FAQs - Frequently Asked Questions

A: Learning to scuba dive is an incredible adventure! There are three phases to your training.

  3. OPEN WATER (ocean) DIVES.

1. Knowledge Development

During the first phase of your Open Water training, you either work online, at your own pace, from anywhere in the world to develop an understanding of the basic principles of scuba diving, or you review a DVD and complete a workbook at home then complete a classroom session at Scubatude. You learn things like how pressure affects your body, how to choose the best gear and what to consider when planning dives. At the end of each of the five knowledge sections you will take a short quiz to be sure you’re getting it. At the end of the course, you’ll take a longer quiz that makes sure you have all the key concepts and ideas down. You and your instructor will review anything that you don’t quite get until it’s clear. More info.

2. Confined Water Dives – Scuba Skills Training

This is what it’s all about – diving. You develop basic scuba skills by scuba diving in the confined water of a pool. Here you’ll learn everything from setting up your scuba gear to how to easily get water out of your mask. You’ll learn how to breathe underwater and practice some emergency skills, like sharing air. Plus, you'll have a great time!

There are five confined water dives, with each building upon the previous. Over the course of these five dives, you attain the skills you need to dive in open water.

3. Open Water Dives

After your confined water dives, you continue learning during four open water dives with your instructor. This is where you fully experience the underwater adventure – at the beginner level, of course. These can be shore dives along the Southern California coast, boat dives from one of the many commercial dive boats we work with, dives at the World Famous Catalina Island Dive Park, or a combination of those.

It’s possible to complete your confined and open water dives in as few as three or four days by completing the classroom portion online.

The Open Water Diver course is incredibly flexible and performance based, which means that we can offer a wide variety of schedules, paced according to how fast you progress.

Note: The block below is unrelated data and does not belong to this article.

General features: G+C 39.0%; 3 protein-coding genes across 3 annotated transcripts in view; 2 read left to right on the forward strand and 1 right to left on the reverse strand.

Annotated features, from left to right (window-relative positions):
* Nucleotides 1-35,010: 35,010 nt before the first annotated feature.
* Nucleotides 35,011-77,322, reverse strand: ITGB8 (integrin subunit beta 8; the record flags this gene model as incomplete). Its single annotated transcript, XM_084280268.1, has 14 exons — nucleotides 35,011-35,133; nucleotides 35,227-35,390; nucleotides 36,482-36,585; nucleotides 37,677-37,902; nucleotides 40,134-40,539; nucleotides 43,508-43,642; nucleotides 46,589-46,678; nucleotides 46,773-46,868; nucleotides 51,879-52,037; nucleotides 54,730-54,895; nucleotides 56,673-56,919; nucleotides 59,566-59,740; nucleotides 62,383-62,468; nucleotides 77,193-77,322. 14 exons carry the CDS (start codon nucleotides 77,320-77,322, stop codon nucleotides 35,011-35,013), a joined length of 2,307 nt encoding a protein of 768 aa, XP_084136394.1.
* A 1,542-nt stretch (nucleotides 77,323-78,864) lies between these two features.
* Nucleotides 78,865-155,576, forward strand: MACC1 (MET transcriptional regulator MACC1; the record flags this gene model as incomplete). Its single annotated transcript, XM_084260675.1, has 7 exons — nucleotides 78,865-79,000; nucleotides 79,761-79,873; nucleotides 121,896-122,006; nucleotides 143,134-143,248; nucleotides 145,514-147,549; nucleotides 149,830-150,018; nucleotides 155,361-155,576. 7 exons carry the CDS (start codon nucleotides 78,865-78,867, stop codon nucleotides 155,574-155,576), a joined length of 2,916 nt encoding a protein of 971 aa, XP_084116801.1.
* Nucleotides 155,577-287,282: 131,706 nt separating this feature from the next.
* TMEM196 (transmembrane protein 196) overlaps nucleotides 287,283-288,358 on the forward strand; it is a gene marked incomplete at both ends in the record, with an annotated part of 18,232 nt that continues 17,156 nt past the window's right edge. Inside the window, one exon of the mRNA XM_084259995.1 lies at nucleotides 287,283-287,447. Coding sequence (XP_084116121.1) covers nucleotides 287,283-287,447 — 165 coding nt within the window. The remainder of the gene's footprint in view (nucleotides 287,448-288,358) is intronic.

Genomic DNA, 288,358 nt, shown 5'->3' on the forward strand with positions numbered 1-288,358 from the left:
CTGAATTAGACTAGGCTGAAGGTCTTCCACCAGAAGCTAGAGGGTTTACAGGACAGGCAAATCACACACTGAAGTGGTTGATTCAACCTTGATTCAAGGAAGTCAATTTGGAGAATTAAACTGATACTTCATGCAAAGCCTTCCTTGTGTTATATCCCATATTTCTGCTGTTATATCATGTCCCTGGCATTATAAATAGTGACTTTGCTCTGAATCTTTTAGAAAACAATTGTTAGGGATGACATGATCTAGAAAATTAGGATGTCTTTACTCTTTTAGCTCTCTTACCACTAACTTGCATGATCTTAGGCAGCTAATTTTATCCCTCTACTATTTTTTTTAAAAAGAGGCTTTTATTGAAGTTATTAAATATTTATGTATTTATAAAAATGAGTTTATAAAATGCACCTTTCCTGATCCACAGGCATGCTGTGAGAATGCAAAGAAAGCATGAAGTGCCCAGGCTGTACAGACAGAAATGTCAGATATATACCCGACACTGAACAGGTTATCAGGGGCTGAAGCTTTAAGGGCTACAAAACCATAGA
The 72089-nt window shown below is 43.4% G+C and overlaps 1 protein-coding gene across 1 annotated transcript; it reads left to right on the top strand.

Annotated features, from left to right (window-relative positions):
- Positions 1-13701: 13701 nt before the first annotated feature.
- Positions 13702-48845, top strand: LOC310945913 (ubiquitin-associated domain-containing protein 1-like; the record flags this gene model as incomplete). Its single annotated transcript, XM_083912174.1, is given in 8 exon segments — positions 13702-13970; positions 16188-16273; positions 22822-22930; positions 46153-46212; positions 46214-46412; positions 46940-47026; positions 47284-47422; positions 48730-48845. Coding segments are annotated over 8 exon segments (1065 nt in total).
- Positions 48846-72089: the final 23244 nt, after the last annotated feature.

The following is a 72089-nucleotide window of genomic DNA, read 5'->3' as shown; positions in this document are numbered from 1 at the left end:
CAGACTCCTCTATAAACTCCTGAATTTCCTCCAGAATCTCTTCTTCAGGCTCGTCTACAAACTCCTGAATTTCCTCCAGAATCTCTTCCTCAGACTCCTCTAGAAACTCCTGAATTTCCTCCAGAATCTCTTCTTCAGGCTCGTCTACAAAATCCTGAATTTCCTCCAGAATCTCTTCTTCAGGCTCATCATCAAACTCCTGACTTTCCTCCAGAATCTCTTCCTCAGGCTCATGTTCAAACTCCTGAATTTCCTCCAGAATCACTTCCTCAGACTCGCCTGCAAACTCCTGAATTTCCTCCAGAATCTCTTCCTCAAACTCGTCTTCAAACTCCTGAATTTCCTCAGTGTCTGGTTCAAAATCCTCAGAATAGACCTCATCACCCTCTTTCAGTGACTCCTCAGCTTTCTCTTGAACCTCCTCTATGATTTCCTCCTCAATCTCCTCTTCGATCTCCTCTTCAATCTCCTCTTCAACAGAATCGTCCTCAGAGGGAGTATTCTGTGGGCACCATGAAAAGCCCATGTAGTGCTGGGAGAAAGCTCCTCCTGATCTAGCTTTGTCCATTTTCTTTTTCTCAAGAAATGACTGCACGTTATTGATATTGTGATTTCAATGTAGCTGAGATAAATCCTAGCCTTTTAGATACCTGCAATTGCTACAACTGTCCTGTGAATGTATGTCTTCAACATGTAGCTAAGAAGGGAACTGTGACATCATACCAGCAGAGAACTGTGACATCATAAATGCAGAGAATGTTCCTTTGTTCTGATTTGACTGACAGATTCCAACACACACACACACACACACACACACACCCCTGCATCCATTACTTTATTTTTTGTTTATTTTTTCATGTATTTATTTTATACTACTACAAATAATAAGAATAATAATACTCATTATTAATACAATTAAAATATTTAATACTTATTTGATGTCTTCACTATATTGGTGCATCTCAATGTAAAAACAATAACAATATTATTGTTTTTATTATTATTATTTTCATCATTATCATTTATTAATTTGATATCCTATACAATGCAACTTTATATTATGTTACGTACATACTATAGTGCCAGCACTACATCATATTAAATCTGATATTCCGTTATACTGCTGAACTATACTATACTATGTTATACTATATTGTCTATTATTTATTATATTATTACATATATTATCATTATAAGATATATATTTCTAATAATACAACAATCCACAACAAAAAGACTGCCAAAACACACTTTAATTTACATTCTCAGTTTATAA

Our interest is in your learning to be a safe and skilled scuba diver, not in how long you sit in a class. So, training is based upon demonstrating that you know what you need to know and can do what you need to do. This means that you progress at your own pace – faster or slower depending upon the time you need.

Compared with getting started in other popular adventure sports and outdoor activities, learning to scuba dive isn’t expensive. For example, you can expect to pay about the same as you would for:

  • a full day of surfing lessons
  • a weekend of rock climbing lessons
  • a weekend of kayaking lessons
  • a weekend of fly-fishing lessons
  • about three hours of private golf lessons
  • about three hours of private water skiing lessons
  • one amazing night out at the pub!

Learning to scuba dive is a great value when you consider that you learn to dive under the guidance and attention of a high trained, experienced professional instructor. From the first day, scuba diving starts transforming your life with new experiences, and you can do it almost anywhere there is water. Start today and get ready to take your first breath underwater!

Choosing and using your scuba gear is part of the fun of diving. Each piece of equipment performs a different function so that collectively, it adapts you to the underwater world.

When you start learning to scuba dive, as a minimum, you need your own:

  • Mask
  • Fins
  • Snorkel
  • Hood
  • Boots
  • Gloves

All other equipment can be provided for you by SCUBATUDE if needed:

  • Regulators
  • Buoyancy Compensator
  • Wetsuit
  • Computer
  • Underwater Compass
  • Weight Belt and Weights
  • Scuba Tank

We recommend that you invest in your own scuba equipment when you start your course because:

  • You’re more comfortable using gear fitted for you
  • You’re more comfortable diving in gear you learned with
  • Scuba divers who own their own equipment find it more convenient to go diving
  • Having your own gear is part of the fun of diving

If you have an appetite for excitement and adventure, odds are you can become an avid PADI scuba diver. You'll also want to keep in mind these requirements:

Minimum Age:

13 years old
Students younger than 15 years, who successfully complete the course qualify for the PADI Junior Open Water Diver certification, which they may upgrade to PADI Open Water Diver certification upon reaching 15.